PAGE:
World Bulletin / News Desk
The Secretary General of the Organization of Islamic Cooperation (OIC) Ekmeleddin Ihsanoglu on Saturday said that they would place pressure on the Myanmar administration so violence against Muslims in that country ends.
Ekmeleddin Ihsanoglu on Saturday met with the Egyptian President Muhammad Mursi in Cairo as part of his talks in the country.
Speaking to reporters after meeting President Mursi, Ihsanoglu said that he was deeply concerned about the incidents taking place in Syria.
"The Syrian administration must act by thinking about its own people and not its personal interests," Ihsanoglu stressed.
"President Mursi and I discussed the problems in the Muslim world and acts of violence against Muslims in Myanmar. The OIC got in touch with NGOs in Myanmar and all international human rights organizations and we will send assistance to Muslims in Myanmar," Ihsanoglu noted.
"We will place pressure on the Myanmar administration so they can end acts of violence against Muslims and protect the Muslims," Ihsanoglu stated.
"Call from Iran for Myanmar"
Meanwhile, the Iranian regime is taking initiatives at the OIC and the UN to help the Muslims in Myanmar.
In a letter sent to the UN Secretary General, Iran's Permanent Representative at the UN, Muhammad Hazai, asked the UN to immediately take action so acts of violence against the Muslims in Myanmar end.
In his letter, Hazai said that many civilians were massacred in Myanmar, mosques and homes were demolished.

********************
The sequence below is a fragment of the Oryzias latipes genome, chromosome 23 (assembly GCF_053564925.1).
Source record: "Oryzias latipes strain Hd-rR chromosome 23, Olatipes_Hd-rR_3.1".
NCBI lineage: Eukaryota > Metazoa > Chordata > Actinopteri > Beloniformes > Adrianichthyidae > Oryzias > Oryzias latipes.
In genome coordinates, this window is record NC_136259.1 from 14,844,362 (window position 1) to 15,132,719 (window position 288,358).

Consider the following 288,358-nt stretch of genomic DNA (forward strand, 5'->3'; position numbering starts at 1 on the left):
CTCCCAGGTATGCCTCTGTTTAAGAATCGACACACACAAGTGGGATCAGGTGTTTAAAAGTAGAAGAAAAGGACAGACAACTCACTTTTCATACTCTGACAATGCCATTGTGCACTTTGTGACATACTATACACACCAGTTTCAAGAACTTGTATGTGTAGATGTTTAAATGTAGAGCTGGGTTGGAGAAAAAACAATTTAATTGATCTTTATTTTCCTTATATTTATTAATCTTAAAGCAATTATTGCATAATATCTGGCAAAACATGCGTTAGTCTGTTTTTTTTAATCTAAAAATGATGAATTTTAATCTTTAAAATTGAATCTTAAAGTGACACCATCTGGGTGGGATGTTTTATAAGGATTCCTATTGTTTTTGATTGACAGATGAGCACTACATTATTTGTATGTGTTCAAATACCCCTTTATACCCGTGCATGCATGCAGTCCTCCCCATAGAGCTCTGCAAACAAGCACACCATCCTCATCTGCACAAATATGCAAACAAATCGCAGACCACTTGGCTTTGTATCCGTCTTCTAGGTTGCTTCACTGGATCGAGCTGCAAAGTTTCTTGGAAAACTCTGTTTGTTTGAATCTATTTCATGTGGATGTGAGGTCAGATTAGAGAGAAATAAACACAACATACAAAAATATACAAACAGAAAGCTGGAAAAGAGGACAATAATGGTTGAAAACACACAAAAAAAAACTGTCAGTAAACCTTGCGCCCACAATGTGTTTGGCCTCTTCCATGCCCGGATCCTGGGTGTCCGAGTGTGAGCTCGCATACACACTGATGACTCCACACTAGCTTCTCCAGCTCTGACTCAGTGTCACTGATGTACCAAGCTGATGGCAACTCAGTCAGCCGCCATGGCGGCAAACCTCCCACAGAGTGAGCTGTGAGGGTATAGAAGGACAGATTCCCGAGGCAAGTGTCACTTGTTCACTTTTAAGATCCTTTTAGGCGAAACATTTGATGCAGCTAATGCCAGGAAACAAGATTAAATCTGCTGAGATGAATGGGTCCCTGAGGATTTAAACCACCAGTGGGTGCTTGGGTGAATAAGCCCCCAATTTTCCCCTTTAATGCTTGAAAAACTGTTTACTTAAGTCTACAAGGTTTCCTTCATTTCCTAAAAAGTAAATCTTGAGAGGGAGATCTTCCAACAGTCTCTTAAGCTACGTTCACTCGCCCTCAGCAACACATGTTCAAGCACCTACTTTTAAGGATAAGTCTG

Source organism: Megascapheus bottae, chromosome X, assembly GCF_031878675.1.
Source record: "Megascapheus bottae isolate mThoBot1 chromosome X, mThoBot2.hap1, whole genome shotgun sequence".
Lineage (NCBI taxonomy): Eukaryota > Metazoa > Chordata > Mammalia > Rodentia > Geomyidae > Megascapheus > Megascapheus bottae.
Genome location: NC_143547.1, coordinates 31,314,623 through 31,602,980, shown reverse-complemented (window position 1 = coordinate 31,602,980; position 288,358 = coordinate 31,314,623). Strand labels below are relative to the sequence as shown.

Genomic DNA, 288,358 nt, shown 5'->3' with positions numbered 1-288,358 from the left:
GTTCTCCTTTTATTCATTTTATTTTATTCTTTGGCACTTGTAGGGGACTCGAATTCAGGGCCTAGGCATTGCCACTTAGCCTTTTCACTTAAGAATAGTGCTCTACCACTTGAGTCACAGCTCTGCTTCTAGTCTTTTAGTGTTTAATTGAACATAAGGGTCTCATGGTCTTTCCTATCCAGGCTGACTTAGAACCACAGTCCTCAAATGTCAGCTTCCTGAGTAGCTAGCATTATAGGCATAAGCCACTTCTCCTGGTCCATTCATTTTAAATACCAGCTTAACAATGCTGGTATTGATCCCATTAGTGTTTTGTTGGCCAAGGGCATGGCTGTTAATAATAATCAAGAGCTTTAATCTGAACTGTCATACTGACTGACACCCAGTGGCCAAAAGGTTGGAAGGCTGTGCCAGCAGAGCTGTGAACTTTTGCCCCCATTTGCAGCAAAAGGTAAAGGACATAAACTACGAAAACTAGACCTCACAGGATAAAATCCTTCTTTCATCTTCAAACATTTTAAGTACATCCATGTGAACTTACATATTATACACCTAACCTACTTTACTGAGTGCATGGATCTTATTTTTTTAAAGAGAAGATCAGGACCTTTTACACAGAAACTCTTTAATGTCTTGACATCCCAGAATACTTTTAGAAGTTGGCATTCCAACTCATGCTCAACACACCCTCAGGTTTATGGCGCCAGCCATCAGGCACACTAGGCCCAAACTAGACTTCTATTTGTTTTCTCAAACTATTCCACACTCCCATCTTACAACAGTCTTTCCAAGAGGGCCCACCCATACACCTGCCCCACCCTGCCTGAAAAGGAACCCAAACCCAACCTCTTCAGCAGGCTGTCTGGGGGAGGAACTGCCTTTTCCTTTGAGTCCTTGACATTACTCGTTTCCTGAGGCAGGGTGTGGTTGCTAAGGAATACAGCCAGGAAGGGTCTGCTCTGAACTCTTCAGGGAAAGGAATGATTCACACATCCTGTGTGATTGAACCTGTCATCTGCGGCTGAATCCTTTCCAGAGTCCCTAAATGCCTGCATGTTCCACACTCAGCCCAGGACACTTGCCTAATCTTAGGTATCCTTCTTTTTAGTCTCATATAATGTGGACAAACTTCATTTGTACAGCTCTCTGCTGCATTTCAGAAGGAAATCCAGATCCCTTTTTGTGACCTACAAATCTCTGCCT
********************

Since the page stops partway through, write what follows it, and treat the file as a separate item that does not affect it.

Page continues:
It is unacceptable to see the Muslims in Myanmar being taken away from territory where they have lived for centuries, Hazai stressed in his letter.
Hazai warned that the silence of the international community vis-a-vis the massacres in Myanmar led to the violation of the basic rights of the Muslims and made the situation worse.
"Rohingya Muslims target in Myanmar"
Amnesty International recently announced that the Muslims of Rohingya, as a minority, were the target of violence and that security officers of Myanmar and local Rakhine Budhists were guilty.
Amnesty International stressed that they did not exactly know how many individuals were killed or subjected to harassment.
Asia representative of Amnesty International, Benjamin Zawacki, had said that the violent acts targeted Rohingya Muslims.
Following the killing of 78 individuals in Myanmar in May and June, a state of emergency was declared in the country on June 10.
Kenyan police say they plan to deport as many as 225 illegal immigrants, including 214 Somalis.
Putin, a former spy during Soviet rule, raised a laugh among the studio audience when he said: "You are an ex-agent. I used to have ties to intelligence."
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The F5 fighter plane had crashed during a training mission in the eastern part of the kingdom.
Jewish Passover celebrations began in Israel on Tuesday and will last for seven days.
"We believe that this approach allows for the most useful process with the Russian Federation and other third parties," European Commission President Jose Manuel Barroso said
Putin criticised the government in Kiev for what he said was a mishandling of the situation in eastern Ukraine that is "dragging the country into an abyss."
The media storm over the purported killings in Kramatorsk petered out, and Russian forces on the border have so far stayed put.
Nine people were found dead and 179 had been rescued, according to the South Korean government, leaving 287 unaccounted for and possibly still trapped in the vessel.
Media reports said he was facing the possibility of charges of negligence leading to death and also for violating a law that stipulates the conduct of shipping crew.
A Japanese foreign ministry spokesman said the visit had been postponed for scheduling reasons.
Some 17 other soldiers were injured in the attack, which the source blamed on the Islamic State of Iraq and Levant (ISIL) group.
A number of activists have launched online and social media campaigns to raise awareness about the cause.